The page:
Remodeling? How long the process should take, tips to speed it up

By Annie Schwemmer and Ann Robinson

For the Deseret News

Published: Sunday, Feb. 2 2014 2:10 a.m. MST

It is not uncommon to think about remodeling your home for years before taking any action. Once you have decided to actually do something, however, it is human nature to want it now. The fact of the matter is there are specific phases in this process. They are sequential, and none should be skipped!

These phases are programming (determining what needs to be done), schematic design (big picture issues), design development (filling in the details), construction documents, estimating/bidding and construction observation.

With each step of the process there are some things you can do to streamline your project.

For example, our client Jo Smith finished her smaller remodeling project in a relatively short eight-month period. The first thing she did was consult an architect. “Our architect started seeing other possibilities for the house that we couldn't even imagine," she said. "She created three possibilities for the house, and we took bits and pieces that we liked from each."

This initial design phase usually takes four to six weeks. This includes meeting with your architect to discuss goals, time for the architect to design several options, meeting again to discuss options and budget, and time for you to decide which plan (or combination of plans) you want to use.

Once the final design is determined, the construction drawings must be executed, both for municipal officials to issue a building permit and for contractors to use to determine the cost of the project and to actually build it. In addition to construction drawings, specifications must be prepared. This involves specifying the materials and finishes for the project, such as windows, countertops, plumbing fixtures, flooring, etc.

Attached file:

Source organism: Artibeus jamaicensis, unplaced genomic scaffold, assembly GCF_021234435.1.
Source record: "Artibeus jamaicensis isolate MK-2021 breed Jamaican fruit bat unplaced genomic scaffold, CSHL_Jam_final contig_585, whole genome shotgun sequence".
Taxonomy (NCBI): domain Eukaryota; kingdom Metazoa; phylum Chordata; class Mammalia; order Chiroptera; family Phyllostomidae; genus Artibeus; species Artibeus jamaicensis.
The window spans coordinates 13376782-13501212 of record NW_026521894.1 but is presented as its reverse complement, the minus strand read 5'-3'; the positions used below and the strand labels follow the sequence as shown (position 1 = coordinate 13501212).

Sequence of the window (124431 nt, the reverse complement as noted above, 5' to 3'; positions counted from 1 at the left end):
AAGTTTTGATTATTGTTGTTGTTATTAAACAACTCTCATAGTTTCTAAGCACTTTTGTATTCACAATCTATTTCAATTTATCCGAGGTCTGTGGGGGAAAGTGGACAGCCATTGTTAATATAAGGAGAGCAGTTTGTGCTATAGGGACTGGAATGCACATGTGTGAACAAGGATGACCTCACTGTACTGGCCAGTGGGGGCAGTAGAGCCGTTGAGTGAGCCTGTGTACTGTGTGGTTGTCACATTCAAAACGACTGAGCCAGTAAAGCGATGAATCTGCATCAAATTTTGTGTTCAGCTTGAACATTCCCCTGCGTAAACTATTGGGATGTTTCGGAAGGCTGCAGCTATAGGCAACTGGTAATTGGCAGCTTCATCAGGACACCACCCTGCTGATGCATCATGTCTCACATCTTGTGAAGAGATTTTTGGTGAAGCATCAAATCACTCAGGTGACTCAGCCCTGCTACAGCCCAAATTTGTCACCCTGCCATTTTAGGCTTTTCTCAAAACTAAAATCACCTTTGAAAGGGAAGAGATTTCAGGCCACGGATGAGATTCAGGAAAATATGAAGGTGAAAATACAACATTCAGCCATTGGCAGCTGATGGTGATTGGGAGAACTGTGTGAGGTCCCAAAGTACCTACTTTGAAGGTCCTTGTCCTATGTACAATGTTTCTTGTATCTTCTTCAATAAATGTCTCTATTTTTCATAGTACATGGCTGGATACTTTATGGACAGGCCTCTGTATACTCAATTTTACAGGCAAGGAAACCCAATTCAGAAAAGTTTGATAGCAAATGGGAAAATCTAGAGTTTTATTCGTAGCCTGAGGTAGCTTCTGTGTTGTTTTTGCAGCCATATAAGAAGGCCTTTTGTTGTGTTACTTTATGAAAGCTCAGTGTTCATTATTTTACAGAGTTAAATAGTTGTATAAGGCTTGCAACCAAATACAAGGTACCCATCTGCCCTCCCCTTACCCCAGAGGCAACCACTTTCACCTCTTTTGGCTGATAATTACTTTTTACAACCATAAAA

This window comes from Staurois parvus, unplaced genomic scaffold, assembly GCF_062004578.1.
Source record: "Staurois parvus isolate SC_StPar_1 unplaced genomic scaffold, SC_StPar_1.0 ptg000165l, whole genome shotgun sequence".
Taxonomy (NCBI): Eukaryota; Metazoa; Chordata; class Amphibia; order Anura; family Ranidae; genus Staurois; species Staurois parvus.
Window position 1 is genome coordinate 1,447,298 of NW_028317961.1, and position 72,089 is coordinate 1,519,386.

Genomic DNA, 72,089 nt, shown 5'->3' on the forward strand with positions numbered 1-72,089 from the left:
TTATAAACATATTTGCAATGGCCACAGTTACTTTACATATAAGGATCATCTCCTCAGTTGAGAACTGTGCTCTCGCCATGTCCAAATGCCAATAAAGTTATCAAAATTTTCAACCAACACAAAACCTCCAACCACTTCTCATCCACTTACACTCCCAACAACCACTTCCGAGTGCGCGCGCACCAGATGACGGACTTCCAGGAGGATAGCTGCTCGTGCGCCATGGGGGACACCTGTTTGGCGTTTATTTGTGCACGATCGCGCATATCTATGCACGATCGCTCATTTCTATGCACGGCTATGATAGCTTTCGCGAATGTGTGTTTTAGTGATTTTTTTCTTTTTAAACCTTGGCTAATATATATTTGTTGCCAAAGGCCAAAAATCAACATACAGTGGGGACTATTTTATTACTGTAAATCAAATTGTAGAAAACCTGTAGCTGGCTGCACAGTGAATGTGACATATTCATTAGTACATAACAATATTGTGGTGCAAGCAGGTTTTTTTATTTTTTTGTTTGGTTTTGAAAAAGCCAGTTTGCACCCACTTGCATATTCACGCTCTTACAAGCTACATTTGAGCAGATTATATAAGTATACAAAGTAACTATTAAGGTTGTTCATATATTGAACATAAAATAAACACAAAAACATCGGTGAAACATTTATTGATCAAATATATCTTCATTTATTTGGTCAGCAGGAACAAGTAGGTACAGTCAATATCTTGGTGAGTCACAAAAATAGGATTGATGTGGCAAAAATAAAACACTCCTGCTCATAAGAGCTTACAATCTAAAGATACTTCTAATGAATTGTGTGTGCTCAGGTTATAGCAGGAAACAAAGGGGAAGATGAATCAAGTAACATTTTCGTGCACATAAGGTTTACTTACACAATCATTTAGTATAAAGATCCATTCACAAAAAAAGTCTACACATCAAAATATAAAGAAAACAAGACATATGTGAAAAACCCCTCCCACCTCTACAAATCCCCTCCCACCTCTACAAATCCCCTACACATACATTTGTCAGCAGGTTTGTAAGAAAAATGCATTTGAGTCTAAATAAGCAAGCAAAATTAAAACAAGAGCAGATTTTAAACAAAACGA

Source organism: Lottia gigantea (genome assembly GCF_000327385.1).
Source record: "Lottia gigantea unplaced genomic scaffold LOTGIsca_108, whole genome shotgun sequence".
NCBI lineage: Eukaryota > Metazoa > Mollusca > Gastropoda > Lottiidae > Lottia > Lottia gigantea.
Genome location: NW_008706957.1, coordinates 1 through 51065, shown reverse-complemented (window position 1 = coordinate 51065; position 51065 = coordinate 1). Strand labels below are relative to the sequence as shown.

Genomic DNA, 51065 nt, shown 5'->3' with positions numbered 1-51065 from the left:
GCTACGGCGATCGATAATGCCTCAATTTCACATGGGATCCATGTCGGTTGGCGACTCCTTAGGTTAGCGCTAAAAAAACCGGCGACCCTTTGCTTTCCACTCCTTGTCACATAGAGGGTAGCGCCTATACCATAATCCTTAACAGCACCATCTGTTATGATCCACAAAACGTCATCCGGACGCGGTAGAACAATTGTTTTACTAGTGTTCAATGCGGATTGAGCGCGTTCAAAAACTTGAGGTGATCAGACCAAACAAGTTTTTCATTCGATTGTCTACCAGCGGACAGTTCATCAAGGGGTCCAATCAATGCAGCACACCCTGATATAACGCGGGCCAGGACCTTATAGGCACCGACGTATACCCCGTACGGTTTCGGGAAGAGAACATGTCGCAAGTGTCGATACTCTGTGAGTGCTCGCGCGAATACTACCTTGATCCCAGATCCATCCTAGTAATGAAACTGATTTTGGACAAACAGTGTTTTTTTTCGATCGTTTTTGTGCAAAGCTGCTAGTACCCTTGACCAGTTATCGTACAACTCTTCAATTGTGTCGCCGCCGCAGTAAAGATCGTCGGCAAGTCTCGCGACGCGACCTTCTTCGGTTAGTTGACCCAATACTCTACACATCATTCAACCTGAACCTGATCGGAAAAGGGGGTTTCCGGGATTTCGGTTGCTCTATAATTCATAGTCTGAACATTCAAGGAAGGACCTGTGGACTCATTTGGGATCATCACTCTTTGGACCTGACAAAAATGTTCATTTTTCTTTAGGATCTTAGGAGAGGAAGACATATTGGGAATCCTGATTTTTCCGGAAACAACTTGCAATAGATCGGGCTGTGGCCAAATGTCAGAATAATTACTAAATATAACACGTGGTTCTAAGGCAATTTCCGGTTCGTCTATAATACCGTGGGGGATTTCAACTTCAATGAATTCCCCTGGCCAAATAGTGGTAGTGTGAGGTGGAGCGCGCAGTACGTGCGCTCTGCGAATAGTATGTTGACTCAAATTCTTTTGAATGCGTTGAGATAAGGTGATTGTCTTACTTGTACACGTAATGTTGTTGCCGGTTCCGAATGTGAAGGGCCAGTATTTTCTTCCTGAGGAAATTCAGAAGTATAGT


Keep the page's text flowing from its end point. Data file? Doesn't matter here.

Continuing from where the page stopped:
Depending on the size of the project, completing the plans and specifications averages eight to 12 weeks. Obviously, decisive clients like the Smiths can move through the design and specification phase more quickly than some other clients.

The construction documents must then be submitted to the city for review in order to obtain a building permit. The time required for this step depends on the municipality. Generally speaking, allow two to eight weeks for the review process and another one to two weeks for submitting any changes or additional information they may require. With a building permit in hand, you can legally begin construction.

Choosing a contractor is a critical step in the remodeling process. We recommend you interview several contractors, review previous projects and references, and see when your project would fit into their schedule. Contractors need your completed plans and specifications before they can compile a comprehensive budget or bid for your project.

There are two general approaches to working with a contractor on a residential project. The first is the traditional method known as design/bid/build. In this case, the construction documents (plans and specifications) are completed and then submitted to about three different contractors for bids on the job. This process can go on concurrently while your plans are being reviewed by the city. Allow at least two to three weeks for the contractor to prepare a bid and a week or two to analyze the bids and make your selection. The advantage of this process is being able to compare several bids that were prepared in competitive circumstances. The disadvantage is that often the bids come in high, which requires a delay in the schedule to redesign, additional design fees, and general disappointment that the scope must be reduced.

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